7 Hidden Gems from Reese Witherspoon’s Book Club

When it comes to celebrity book clubs, Oprah may be the reigning queen, but she’s not the only name in the game. Enter Reese Witherspoon.

Not only is she an Oscar-winning actress and the producer of a number of critically-acclaimed page-to-screen adaptations, Witherspoon is also a voracious reader who has become an authority on good books. You know, in her spare time between all that acting, producing, designing clothes, being a mom and just generally being amazing.

In the iconic words of her character Elle Woods, “What, like it’s hard?”

What started as a hashtag for her favourite titles, #RWBookClubopens a new window, has become a full-fledged book club with its own dedicated Instagram accountopens a new window and Facebook Pageopens a new window. Now going by the name Reese’s Book Club x Hello Sunshine, readers can follow along with the hashtags #ForTheLoveOfStoryopens a new window and #rbcxhsopens a new window.

These are just a few of the Reese-recommended titles that you’ll want to bend-and-snap up as soon as possible!

1. The Last Mrs. Parrishopens a new window by Liv Constantine

Amber is tired—tired of being a nobody and tired of not living the life she deserves. What she deserves is the life socialite Daphne Parrish is living. Good thing Amber has a plan, a plan no one will see coming.

It should be no surprise that Reese Witherspoon, who produced the film version of Gone Girl, recommends this dark and twisty debut thrilleropens a new window from sisters Lynne and Valerie Constantine writing together under the pen name Liv Constantine.

“Filled with envy, deception and power, it’s a great reading escape,” says Witherspoon.opens a new window

The Last Mrs. Parrish is available from the Edmonton Public Library as a bookopens a new window, eBookopens a new window, downloadable audiobookopens a new window and large print editionopens a new window.

2. The Arrangementopens a new window by Sarah Dunn

Two progressive New Yorkers with an autistic son trade in their crazy, urban life in a small apartment for a 200-year-old house, small-town life and 17 chickens. Oh, and a six month open marriage agreement. What could go wrong?

A lighter read than some of Witherspoon’s other book club choices, The Arrangement opens a new windowis still very much an emotionally-charged novel. Just one with more laugh-out-loud moments!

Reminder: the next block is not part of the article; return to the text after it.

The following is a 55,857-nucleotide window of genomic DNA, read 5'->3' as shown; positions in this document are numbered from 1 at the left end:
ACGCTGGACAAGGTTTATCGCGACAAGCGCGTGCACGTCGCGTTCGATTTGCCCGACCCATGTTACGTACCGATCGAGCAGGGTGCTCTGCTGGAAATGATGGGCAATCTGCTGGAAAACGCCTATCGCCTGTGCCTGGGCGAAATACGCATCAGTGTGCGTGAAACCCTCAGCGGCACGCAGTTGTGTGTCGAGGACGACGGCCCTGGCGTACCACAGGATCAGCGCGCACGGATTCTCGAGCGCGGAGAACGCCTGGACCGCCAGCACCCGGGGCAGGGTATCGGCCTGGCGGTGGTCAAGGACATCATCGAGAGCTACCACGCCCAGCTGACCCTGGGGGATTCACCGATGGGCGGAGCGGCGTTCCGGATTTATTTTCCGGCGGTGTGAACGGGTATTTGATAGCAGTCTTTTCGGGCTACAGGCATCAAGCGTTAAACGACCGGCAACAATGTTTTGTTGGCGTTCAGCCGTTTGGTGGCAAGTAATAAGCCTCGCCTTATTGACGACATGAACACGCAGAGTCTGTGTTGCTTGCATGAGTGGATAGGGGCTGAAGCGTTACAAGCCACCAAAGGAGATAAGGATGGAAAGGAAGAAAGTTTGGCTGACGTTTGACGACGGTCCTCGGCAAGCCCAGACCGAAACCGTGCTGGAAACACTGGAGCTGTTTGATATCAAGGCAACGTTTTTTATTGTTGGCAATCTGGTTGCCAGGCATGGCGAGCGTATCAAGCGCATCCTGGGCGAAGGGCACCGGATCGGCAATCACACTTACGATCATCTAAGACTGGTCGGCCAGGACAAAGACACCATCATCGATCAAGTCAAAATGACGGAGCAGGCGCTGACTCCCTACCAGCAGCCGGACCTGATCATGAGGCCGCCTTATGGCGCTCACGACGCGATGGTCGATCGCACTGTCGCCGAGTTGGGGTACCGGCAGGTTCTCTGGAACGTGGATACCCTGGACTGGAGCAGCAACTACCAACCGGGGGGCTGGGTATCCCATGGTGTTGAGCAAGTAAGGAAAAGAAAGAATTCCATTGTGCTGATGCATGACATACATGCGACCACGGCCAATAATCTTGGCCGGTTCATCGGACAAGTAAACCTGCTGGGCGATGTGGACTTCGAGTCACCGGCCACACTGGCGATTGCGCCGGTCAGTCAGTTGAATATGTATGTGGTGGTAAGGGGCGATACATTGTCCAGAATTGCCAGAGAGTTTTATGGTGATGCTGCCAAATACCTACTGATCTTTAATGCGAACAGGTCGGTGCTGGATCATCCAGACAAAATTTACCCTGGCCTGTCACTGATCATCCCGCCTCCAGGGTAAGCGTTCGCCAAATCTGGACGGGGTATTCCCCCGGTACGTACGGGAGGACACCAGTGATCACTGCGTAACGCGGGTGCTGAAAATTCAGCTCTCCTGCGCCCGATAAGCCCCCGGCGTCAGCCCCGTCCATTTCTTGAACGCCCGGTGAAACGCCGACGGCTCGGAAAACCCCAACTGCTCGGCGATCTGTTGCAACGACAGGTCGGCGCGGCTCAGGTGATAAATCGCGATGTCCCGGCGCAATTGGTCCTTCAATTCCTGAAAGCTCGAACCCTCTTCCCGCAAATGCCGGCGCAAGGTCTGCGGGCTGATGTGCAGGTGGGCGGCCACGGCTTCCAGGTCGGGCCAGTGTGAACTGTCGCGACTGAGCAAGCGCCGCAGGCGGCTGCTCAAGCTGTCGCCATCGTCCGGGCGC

Writer Sarah Dunn is also the author behind the book The Big Loveopens a new window, adapted into an HBO seriesopens a new window starring Bill Paxton as the patriarch of a polygamist family.

The Arrangement is available from the Edmonton Public Library as a bookopens a new window, eBookopens a new window, downloadable audiobookopens a new window and large print editionopens a new window.

3. The Rules of Magicopens a new window by Alice Hoffman

Remember those eccentric aunts from the film Practical Magic? The Rules of Magic is their story, a prequel to the film and Hoffman’s 1995 novel of the same nameopens a new window.

Susanna and Franny Owens grew up with strict rules. The most important? Never, ever fall in love. Not an easy feat for two young witches coming of age during the Summer of Love. Hoffman is at her best when writing contemporary fantasy and The Rules of Magicopens a new window does not disappoint!

Even those who have not read or watched Practical Magic can enjoy this story that Witherspoon callsopens a new window “…a story about magic, curses, and the power of love.”

The Rules of Magic is available from the Edmonton Public Library as a bookopens a new window, eBookopens a new window, audiobook CDopens a new windowand downloadable audiobookopens a new window.

4. Before the Fallopens a new window by Noah Hawley

Eleven people board a private jet headed for New York. Sixteen minutes later, the plane plunges into the ocean leaving only two survivors: a young boy, heir to a major fortune, and Scott Burroughs, a down-on-his-luck painter.

Before the Fall opens a new windowweaves the aftermath of the crash and the backstory of each of the plane passengers and crew members into a thrilling mystery.